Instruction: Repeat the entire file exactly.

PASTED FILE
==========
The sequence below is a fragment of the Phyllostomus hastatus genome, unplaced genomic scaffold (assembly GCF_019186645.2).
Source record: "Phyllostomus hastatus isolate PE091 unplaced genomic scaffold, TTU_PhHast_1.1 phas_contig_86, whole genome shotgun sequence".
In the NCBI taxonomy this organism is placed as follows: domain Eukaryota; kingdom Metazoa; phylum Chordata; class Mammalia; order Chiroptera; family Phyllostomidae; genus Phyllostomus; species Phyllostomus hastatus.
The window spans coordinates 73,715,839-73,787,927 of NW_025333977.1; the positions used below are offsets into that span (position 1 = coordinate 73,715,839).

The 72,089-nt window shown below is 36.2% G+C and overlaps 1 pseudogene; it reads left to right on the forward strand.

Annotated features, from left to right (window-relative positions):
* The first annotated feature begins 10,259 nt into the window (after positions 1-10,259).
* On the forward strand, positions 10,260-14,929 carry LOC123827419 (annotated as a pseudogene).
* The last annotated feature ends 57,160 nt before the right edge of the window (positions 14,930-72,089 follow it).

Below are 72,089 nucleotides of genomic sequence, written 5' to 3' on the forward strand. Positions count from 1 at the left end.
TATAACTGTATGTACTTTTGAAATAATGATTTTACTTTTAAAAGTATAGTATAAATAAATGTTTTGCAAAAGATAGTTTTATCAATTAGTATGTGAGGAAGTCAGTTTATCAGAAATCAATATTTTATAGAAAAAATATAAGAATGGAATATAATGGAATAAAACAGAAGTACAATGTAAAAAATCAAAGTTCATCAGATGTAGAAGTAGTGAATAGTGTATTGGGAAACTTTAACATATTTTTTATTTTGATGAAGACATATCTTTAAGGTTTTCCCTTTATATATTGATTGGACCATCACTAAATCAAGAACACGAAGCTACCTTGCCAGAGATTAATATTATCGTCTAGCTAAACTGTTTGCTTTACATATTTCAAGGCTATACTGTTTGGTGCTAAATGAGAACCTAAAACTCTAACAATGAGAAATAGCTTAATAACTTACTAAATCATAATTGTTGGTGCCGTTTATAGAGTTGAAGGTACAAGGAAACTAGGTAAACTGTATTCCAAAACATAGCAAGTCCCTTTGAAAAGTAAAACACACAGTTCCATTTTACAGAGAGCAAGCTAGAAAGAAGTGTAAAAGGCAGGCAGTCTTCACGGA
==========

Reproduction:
The sequence below is a fragment of the Phyllostomus hastatus genome, unplaced genomic scaffold (assembly GCF_019186645.2).
Source record: "Phyllostomus hastatus isolate PE091 unplaced genomic scaffold, TTU_PhHast_1.1 phas_contig_86, whole genome shotgun sequence".
In the NCBI taxonomy this organism is placed as follows: domain Eukaryota; kingdom Metazoa; phylum Chordata; class Mammalia; order Chiroptera; family Phyllostomidae; genus Phyllostomus; species Phyllostomus hastatus.
The window spans coordinates 73,715,839-73,787,927 of NW_025333977.1; the positions used below are offsets into that span (position 1 = coordinate 73,715,839).

The 72,089-nt window shown below is 36.2% G+C and overlaps 1 pseudogene; it reads left to right on the forward strand.

Annotated features, from left to right (window-relative positions):
* The first annotated feature begins 10,259 nt into the window (after positions 1-10,259).
* On the forward strand, positions 10,260-14,929 carry LOC123827419 (annotated as a pseudogene).
* The last annotated feature ends 57,160 nt before the right edge of the window (positions 14,930-72,089 follow it).

Below are 72,089 nucleotides of genomic sequence, written 5' to 3' on the forward strand. Positions count from 1 at the left end.
TATAACTGTATGTACTTTTGAAATAATGATTTTACTTTTAAAAGTATAGTATAAATAAATGTTTTGCAAAAGATAGTTTTATCAATTAGTATGTGAGGAAGTCAGTTTATCAGAAATCAATATTTTATAGAAAAAATATAAGAATGGAATATAATGGAATAAAACAGAAGTACAATGTAAAAAATCAAAGTTCATCAGATGTAGAAGTAGTGAATAGTGTATTGGGAAACTTTAACATATTTTTTATTTTGATGAAGACATATCTTTAAGGTTTTCCCTTTATATATTGATTGGACCATCACTAAATCAAGAACACGAAGCTACCTTGCCAGAGATTAATATTATCGTCTAGCTAAACTGTTTGCTTTACATATTTCAAGGCTATACTGTTTGGTGCTAAATGAGAACCTAAAACTCTAACAATGAGAAATAGCTTAATAACTTACTAAATCATAATTGTTGGTGCCGTTTATAGAGTTGAAGGTACAAGGAAACTAGGTAAACTGTATTCCAAAACATAGCAAGTCCCTTTGAAAAGTAAAACACACAGTTCCATTTTACAGAGAGCAAGCTAGAAAGAAGTGTAAAAGGCAGGCAGTCTTCACGGA